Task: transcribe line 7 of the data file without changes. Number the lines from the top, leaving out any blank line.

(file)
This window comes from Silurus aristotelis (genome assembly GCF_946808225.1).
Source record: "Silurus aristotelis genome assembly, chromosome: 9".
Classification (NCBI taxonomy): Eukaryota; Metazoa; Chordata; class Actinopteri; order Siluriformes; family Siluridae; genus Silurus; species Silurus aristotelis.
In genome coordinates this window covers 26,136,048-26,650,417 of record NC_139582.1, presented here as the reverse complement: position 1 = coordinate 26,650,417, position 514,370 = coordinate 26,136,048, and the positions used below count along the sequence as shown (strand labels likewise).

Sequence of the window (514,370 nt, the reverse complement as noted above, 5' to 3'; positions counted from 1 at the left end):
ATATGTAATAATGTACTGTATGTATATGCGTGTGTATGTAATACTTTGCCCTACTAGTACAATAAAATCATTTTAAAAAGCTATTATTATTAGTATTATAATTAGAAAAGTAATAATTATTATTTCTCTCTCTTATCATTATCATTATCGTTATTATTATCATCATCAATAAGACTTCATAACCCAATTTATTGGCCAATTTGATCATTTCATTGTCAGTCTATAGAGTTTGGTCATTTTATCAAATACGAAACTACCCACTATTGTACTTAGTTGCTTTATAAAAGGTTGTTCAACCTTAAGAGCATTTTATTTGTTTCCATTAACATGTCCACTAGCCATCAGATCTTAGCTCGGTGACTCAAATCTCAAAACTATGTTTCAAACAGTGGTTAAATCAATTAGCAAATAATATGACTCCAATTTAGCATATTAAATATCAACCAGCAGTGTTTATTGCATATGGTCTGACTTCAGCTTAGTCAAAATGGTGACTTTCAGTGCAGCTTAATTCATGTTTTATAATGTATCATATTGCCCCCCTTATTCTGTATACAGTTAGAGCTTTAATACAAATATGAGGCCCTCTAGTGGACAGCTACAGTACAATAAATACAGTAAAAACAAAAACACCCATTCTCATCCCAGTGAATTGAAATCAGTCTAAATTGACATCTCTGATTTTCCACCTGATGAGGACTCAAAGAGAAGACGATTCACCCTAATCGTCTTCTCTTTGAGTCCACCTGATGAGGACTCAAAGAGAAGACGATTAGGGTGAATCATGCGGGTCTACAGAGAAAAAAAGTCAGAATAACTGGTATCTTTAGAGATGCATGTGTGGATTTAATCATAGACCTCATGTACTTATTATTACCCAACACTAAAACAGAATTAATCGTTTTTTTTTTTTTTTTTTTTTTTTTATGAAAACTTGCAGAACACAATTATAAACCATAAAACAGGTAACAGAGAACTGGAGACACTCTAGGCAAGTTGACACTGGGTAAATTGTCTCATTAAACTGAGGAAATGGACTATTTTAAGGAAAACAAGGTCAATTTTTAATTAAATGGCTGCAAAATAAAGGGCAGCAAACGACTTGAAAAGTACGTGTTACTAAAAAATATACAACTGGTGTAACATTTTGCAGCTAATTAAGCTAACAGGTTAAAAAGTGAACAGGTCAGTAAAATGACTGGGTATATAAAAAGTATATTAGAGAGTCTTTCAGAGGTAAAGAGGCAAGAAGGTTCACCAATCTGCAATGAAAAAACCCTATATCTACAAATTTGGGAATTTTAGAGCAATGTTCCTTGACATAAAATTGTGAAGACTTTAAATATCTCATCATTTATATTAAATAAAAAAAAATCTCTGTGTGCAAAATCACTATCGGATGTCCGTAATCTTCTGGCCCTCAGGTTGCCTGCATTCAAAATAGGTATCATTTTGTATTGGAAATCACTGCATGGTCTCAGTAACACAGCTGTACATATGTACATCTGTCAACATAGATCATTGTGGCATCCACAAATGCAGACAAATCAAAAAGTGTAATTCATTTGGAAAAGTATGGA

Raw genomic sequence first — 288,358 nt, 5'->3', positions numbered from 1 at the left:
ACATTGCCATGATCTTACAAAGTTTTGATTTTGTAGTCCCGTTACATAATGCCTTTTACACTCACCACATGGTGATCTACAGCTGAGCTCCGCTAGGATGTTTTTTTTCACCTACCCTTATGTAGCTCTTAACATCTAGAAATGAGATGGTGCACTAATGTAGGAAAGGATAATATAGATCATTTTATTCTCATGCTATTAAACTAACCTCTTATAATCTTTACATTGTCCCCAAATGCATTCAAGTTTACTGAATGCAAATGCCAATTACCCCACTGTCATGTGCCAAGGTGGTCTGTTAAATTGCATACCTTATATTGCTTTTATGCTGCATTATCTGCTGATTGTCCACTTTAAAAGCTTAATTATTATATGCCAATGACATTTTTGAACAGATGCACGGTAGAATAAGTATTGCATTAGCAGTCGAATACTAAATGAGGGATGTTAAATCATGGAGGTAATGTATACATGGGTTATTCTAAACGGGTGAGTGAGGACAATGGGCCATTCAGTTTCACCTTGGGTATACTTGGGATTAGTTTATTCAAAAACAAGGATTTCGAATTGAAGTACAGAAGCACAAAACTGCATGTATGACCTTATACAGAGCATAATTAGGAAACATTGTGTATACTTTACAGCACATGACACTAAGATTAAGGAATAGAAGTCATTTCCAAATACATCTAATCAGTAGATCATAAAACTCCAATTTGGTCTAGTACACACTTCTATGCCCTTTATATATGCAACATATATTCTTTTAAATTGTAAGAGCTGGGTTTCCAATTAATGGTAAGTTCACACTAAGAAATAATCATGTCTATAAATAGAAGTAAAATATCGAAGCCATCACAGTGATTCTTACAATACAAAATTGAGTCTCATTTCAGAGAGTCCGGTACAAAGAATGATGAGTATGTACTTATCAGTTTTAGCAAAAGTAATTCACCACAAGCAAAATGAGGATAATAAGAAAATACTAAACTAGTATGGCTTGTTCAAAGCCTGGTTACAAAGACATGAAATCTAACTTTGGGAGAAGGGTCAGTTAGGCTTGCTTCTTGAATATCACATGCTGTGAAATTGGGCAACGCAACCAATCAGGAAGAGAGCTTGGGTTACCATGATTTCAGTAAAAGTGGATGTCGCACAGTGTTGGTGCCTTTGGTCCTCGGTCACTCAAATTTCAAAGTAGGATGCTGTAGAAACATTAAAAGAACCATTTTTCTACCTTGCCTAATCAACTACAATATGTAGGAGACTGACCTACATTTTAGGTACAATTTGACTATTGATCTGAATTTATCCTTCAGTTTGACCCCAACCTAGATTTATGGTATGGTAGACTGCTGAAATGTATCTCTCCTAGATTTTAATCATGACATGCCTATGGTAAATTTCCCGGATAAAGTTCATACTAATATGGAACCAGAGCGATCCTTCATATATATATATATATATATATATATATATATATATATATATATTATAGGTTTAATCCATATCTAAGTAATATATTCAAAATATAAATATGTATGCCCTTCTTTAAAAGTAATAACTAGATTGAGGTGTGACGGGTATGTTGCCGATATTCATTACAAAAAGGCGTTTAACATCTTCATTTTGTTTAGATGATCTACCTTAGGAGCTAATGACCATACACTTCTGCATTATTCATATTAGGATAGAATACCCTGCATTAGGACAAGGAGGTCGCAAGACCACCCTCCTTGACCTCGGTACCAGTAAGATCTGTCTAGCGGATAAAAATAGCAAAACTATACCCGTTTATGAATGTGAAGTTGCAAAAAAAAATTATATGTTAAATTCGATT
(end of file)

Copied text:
Raw genomic sequence first — 288,358 nt, 5'->3', positions numbered from 1 at the left: